Matthew Black
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What  drives my photography is a yearning to be in the moment, to be in tune with life, to be more connected to myself. Photography is a way of being in life -- a source of insight, connection and fulfillment. And, it’s a way to convey life’s depth and richness through a two-dimensional medium. Photography has the potential to touch and reflect our humanness.


I have studied with, and am inspired by, noted photographers Sam Abell, Jay Maisel, Eddie Soloway and Nevada Wier. In my landscapes, environmental portraits and formal studio work, I go beyond pretty pictures to capture the character, feeling and soul of my subject–place or person. I look for what makes a subject special and enduring, what takes it beyond the ordinary.  


I attempt to capture expressions and gestures that symbolize and remind us of our commonality. At times I strive to get close to subjects, to know them, and to allow their story and feelings to infuse my images. At other times, I keep my distance. At all times, I seek to capture the individuality that gives the image its specificity in the world, and if successful, to also reveal something universal and timeless. Finally, I am energized by the “re-play” of my creative experience when my images are seen by others and a reaction is elicited.



Since 2007, I have documented the outrageous and provocative social activist group, The Sisters of Perpetual Indulgence. Members of this international Sisterhood take on the identities of 21st century nuns, dedicated to “promulgating universal joy, expiating stigmatic guilt, and serving the community.” Far more than street performers, they use the art of drag to raise awareness for the LGBT community, educate about safe sex & AIDS, raise money for local non-profits, and advocate for human rights. In the time-honored tradition of the “sacred fool,” the Sisters challenge and engage us by testing social proprieties, pushing frontiers, and voicing the unutterable.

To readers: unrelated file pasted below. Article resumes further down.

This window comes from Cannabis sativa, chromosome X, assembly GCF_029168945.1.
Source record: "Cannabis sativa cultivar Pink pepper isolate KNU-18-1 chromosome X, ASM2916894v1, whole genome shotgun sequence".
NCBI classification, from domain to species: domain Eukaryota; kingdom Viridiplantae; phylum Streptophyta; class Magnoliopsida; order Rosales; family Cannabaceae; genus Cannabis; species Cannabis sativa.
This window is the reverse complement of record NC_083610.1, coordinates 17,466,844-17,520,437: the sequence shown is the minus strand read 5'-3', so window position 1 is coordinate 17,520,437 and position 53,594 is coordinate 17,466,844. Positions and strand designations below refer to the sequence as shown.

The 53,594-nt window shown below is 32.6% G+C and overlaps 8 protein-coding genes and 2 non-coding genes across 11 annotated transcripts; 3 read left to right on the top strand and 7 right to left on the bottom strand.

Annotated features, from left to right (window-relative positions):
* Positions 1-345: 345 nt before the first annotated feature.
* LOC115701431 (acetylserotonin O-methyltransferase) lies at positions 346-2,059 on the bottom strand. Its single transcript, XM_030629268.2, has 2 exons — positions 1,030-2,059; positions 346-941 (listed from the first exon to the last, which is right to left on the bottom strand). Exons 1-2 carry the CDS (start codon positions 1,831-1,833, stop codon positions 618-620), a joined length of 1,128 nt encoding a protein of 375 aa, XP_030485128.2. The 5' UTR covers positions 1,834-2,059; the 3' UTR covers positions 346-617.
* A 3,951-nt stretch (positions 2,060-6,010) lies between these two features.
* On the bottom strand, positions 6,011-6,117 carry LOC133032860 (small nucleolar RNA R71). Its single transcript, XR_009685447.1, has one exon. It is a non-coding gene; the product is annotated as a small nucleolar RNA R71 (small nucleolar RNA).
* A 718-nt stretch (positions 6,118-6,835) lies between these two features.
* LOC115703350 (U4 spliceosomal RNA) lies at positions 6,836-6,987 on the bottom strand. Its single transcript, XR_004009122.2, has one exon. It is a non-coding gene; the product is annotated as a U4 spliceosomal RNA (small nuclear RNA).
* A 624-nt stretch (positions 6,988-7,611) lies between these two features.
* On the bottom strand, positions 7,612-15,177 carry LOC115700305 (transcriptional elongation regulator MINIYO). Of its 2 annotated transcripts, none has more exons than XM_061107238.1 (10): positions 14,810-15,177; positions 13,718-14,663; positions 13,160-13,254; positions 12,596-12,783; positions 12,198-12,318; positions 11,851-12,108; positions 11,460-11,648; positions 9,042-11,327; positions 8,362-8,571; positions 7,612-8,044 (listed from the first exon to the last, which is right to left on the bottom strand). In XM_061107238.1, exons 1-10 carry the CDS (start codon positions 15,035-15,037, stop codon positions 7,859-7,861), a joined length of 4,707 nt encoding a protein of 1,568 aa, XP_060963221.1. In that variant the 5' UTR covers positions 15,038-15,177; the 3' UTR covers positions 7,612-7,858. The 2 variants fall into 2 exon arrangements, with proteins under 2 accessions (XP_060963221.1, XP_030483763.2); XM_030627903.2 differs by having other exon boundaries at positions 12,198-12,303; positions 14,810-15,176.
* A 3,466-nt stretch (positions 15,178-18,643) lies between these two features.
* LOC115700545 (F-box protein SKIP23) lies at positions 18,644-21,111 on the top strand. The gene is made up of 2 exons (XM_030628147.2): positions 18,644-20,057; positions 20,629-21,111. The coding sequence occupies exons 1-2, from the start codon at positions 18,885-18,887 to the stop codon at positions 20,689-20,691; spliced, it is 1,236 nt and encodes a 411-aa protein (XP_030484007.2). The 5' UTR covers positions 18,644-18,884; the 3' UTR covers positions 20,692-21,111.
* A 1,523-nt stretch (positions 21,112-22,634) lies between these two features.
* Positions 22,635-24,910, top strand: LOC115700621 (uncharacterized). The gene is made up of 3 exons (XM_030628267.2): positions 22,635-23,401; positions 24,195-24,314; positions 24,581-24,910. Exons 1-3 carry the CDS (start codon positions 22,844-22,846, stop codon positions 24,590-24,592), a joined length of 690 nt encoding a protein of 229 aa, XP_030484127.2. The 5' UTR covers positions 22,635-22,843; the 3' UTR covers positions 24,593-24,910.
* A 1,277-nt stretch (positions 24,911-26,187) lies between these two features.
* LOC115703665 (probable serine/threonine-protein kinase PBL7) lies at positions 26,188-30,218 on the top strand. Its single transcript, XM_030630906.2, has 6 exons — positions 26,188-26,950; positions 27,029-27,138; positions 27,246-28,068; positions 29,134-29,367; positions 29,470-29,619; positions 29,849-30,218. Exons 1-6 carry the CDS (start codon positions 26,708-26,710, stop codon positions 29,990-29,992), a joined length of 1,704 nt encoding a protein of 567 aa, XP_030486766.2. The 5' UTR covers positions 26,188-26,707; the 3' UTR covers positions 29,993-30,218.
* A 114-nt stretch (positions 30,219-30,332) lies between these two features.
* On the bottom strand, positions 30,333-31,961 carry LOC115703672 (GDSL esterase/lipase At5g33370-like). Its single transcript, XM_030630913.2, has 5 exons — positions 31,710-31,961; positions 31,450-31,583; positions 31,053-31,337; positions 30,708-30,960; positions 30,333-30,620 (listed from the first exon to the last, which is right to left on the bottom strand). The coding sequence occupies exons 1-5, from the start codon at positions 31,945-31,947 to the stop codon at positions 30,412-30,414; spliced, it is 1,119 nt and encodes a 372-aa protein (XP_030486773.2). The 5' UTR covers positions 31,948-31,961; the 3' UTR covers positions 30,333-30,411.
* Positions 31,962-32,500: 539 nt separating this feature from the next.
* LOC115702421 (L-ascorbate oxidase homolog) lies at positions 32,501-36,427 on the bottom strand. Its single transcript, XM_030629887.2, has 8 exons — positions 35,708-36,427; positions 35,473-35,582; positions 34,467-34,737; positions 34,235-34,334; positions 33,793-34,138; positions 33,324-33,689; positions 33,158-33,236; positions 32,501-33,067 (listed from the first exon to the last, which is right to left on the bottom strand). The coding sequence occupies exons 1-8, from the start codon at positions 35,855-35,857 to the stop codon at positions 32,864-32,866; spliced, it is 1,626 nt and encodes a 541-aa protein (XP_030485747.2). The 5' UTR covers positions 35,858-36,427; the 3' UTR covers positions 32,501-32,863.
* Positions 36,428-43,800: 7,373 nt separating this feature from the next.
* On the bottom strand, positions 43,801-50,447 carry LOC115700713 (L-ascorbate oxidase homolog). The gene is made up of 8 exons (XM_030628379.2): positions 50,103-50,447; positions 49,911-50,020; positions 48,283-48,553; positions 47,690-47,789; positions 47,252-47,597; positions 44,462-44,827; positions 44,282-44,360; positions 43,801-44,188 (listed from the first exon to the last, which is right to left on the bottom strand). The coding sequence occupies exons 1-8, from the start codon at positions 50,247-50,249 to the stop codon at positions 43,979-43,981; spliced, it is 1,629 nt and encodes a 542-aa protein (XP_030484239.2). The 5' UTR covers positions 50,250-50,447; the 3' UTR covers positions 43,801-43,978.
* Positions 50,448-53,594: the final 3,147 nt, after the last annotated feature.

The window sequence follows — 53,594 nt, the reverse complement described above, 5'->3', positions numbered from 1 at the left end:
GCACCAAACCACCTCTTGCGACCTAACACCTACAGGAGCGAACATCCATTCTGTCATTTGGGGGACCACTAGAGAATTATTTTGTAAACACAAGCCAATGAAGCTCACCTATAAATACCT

My one-man exhibit at the Hisaoka Gallery in Washington DC (Oct 15-Nov 13, 2010), Identity Writ Large, uses public-private portraits of Sisters in the Seattle chapter to raise awareness of the deeper, universal questions we ask ourselves: Who am I really? How do I discover, accept and integrate my conscious and unconscious selves?  Visibly capturing the Sisters’ transformation between alternate personas, I celebrate the universal theme of identity and challenge the viewer to engage at multiple visual and psychological levels.  


My overarching goal is to use this series to promote greater understanding, respect, and tolerance for all members of our larger community by celebrating our variety, complexity and ambiguity. “We meet ourselves time and again in a thousand disguises on the path of life.”   – Carl Jung  

For information about images or arranging to exhibit The Sisters: Identity Writ Large at your gallery or museum, please contact me at:

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